Interactive Television Is Here — Really


New Orleans — This time, interactive
television is really real. Really.

At a CTAM Summit panel last Monday,
Peter Low, chief operating officer of vendor
Ensequence, declared, “The real concrete
fact is, real things are happening
for the first time. We have the capability
in place to create interactive applications
across multiple television platforms, and
it’s happening in a regular fashion.”

Cox Communications has had interactive
applications in its three biggest markets, and
they get used a lot, Cox vice president of video
strategy and product management Steve
Necessary said. Th e MSO has a strong user
base for advertising applications, he said.

As Cox converts its interactive system to
Enhanced TV Binary Interchange Formatenabled
applications, “we’re going to make
money with it,” Necessary said. “EBIF is
positioned to enable that.”

Lisa Meier, vice president of sales at Time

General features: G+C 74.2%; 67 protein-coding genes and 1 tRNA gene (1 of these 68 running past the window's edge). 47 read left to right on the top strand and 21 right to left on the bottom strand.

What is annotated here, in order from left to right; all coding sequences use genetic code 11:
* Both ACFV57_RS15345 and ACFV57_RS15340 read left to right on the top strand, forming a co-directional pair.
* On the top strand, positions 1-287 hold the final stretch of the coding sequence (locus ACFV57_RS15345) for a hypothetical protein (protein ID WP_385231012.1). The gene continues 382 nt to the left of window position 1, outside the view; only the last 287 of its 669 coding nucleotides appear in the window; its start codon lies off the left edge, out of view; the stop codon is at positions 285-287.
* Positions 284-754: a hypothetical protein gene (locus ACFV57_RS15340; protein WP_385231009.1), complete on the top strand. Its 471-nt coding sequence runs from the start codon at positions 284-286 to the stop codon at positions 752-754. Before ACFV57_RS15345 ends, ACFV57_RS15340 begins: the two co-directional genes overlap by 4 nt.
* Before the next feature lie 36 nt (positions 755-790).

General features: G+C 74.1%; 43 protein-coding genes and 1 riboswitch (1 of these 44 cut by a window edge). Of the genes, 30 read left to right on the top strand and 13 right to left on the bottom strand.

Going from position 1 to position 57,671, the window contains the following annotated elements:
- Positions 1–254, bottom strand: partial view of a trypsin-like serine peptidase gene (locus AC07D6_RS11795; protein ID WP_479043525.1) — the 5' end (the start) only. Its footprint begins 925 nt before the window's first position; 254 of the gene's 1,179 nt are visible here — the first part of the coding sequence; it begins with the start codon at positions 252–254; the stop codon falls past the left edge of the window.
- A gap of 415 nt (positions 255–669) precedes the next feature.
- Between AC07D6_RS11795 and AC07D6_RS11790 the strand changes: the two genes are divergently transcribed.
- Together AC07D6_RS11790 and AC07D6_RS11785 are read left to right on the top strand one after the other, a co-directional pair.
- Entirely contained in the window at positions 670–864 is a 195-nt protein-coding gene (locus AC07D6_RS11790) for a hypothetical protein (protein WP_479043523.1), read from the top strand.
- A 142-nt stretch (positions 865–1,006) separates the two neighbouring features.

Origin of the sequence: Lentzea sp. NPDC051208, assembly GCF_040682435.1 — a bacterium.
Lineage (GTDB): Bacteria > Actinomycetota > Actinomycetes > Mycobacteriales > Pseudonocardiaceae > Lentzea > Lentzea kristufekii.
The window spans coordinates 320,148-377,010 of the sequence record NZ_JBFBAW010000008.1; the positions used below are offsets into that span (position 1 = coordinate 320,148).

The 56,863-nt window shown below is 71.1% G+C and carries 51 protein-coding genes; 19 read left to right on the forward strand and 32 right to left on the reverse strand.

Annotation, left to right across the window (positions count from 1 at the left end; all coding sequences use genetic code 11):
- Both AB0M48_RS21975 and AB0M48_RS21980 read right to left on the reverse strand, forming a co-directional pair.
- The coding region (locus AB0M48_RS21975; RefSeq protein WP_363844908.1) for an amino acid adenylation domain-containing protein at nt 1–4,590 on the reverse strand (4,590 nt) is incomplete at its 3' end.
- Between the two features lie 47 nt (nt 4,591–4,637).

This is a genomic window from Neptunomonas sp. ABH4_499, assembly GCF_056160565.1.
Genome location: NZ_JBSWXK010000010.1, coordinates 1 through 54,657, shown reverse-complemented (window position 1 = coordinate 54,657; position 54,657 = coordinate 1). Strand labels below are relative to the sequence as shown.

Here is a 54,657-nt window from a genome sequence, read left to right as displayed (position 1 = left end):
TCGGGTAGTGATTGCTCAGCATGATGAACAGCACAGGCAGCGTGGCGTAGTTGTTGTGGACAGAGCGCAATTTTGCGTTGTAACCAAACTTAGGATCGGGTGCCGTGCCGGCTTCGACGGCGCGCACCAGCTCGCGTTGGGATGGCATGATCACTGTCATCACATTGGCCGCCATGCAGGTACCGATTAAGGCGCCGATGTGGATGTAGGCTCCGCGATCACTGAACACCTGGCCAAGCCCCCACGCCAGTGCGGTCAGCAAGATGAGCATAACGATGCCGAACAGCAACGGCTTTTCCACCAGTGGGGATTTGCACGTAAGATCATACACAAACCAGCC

Warner Cable, said interactive and multiplatform
applications were beginning to take a
bite out of direct mail, the biggest player in
the $7 billion Los Angeles ad market.

Canoe Ventures is finding interactivity is
powerful in advertising applications. When
advertisers use interactivity and an RFI [request
for information] application, unaided
recall of the advertiser’s brand is 130% higher,
according to Canoe chief operating officer
Kathy Timko. With polling and trivia applications,
recall rose 167% and intent to purchase
was up more than 40%, she said.

Low said Ensequence did an interactive
program with History and a satellite-
TV provider, and ratings for the program
rose 18%.

While not offering guarantees, “what
we are seeing for the first time is consistent
enough data to show it’s likely.”

Canoe’s Timko said the cable-industry
consortium expects to have 25 million
households enabled to run interactive EBIF
applications by the end of the year. “Canoe
is about scale,” she said. “If we allow the
consumer to interact, they will engage.”

Jon Lafayette is business editor of B&C.